Scientist Isabel Duncan is employed at the Great Ape Language Lab, a university research facility where the communication skills between bonobo apes and humans are studied.
Isabel developed her love for the bonobo apes when she was a student. Now she shows reporter, John Thigpen, how the apes respond to the ASL (American Sign Language). John is appreciative and immediately becomes fond of the apes.
The university didn't want the protesters or the possibility of other violence so they sold the apes. The person who purchased them was formerly a pornographic film maker. He makes the apes a part of reality TV and it becomes a huge success as viewers watch the apes communicating and having sex and ordering food from their computer.
Isabel is devastated at the loss of the apes. The bonobo apes are the closest animals to humans. They show their feelings toward her and Isabel responds as if they were members of her family.
As characters, John and Isabel are painstakingly well drawn. We see what is missing in their lives and believe that if they can care enough about these animals, then they can care about others and in John's case, possibly to start his family.
The story is intriguing and believable. The apes are as innocent as children and the reader is drawn to them as they are to John and Isabel. We share the apes pain and loss and with John and Isabel, we share their hope of rescuing these apes from being exploited.
This is a novel about love, devotion and faith. The reader will surely enjoy the book and think about it in the future.
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Right before I went on tour for Water for Elephants, my mother sent me an email about a place in Des Moines, Iowa, that was studying language acquisition and cognition in great apes. I had been fascinated by human-ape discourse ever since I first heard about Koko the gorilla (which was longer ago than I care to admit) so I spent close to a day poking around the Great Ape Trust’s Web site. I was doubly fascinated--not only with the work they’re doing, but also by the fact that there was an entire species of great ape I had never heard of. Although I had no idea what I was getting into, I was hooked.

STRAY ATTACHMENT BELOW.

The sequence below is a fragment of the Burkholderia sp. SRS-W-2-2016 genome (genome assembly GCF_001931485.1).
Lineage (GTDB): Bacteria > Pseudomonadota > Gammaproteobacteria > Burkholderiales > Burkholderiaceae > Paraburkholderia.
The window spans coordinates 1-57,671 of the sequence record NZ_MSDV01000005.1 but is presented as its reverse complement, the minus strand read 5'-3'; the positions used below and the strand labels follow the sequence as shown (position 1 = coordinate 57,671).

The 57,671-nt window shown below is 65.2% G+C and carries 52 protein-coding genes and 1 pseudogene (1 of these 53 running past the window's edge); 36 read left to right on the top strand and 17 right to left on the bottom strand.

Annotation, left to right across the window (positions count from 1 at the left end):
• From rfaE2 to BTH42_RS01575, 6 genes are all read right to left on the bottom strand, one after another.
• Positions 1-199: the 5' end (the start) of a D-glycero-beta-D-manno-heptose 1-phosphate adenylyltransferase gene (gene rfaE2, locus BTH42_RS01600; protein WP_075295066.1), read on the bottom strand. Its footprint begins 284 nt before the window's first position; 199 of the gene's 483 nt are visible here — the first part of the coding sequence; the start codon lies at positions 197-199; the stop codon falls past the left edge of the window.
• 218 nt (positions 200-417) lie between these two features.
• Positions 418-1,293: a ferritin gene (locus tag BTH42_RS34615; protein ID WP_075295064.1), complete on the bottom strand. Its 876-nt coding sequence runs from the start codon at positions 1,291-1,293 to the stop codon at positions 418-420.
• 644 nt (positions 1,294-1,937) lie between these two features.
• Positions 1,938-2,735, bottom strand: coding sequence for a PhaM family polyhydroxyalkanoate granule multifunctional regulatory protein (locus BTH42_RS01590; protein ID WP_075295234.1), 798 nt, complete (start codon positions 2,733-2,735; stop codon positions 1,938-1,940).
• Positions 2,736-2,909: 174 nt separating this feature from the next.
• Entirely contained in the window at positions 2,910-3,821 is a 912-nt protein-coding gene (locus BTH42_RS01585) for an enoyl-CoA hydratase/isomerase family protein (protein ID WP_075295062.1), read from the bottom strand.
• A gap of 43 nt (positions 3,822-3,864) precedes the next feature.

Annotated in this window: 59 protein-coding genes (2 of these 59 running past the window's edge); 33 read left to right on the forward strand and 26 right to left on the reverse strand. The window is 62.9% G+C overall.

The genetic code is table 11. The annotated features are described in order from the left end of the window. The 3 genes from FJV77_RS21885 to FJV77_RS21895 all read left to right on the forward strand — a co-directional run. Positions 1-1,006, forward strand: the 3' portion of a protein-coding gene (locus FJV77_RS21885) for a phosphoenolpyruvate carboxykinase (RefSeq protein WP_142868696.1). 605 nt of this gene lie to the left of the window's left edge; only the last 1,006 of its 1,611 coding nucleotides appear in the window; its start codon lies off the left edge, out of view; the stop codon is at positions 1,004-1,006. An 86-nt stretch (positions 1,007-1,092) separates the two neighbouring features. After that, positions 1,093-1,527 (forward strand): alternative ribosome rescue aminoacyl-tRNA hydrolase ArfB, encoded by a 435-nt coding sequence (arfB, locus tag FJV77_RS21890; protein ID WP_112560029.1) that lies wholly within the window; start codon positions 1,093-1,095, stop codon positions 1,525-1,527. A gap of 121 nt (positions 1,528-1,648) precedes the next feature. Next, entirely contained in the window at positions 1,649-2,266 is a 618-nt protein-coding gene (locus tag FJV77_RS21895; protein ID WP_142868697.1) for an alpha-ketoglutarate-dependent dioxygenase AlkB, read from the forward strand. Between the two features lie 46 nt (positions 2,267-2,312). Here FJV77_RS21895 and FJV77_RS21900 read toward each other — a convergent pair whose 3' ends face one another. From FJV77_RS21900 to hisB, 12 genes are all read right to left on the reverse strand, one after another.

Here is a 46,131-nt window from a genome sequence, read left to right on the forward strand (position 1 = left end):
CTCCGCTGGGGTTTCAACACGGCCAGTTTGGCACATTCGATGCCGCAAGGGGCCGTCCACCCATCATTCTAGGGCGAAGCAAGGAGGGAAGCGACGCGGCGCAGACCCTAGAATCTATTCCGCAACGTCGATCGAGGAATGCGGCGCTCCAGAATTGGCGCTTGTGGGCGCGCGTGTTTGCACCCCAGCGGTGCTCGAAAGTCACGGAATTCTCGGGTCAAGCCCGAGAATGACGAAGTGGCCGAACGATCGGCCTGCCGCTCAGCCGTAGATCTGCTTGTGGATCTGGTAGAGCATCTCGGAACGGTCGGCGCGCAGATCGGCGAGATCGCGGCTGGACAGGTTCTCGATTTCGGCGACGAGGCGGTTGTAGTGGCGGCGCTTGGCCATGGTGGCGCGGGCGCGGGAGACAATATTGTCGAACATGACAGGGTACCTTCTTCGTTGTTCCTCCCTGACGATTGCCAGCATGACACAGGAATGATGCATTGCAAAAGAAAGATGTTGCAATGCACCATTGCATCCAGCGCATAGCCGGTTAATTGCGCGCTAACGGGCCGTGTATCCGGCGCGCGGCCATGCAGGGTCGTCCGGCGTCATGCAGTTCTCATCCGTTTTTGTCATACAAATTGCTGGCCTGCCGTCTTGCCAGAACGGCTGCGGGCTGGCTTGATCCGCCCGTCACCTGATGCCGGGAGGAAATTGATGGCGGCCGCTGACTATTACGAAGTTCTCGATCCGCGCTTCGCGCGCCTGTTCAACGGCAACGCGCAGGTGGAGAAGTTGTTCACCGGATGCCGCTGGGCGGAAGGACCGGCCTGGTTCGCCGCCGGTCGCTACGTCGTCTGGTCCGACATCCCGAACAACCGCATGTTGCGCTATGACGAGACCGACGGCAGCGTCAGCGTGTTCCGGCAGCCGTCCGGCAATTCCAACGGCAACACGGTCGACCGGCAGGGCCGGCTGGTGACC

During the course of my research for Ape House, I was fortunate enough to be invited to the Great Ape Trust--not that that didn’t take some doing. I was assigned masses of homework, including a trip to York University in Toronto for a crash course on linguistics. Even after I received the coveted invitation to the Trust, that didn’t necessarily mean I was going to get to meet the apes: that part was up to them. Like John, I tried to stack my odds by getting backpacks and filling them with everything I thought an ape might find fun or tasty--bouncy balls, fleece blankets, M&M’s, xylophones, Mr. Potato Heads, etc.--and then emailed the scientists, asking them to please let the apes know I was bringing “surprises.” At the end of my orientation with the humans, I asked, with some trepidation, whether the apes ...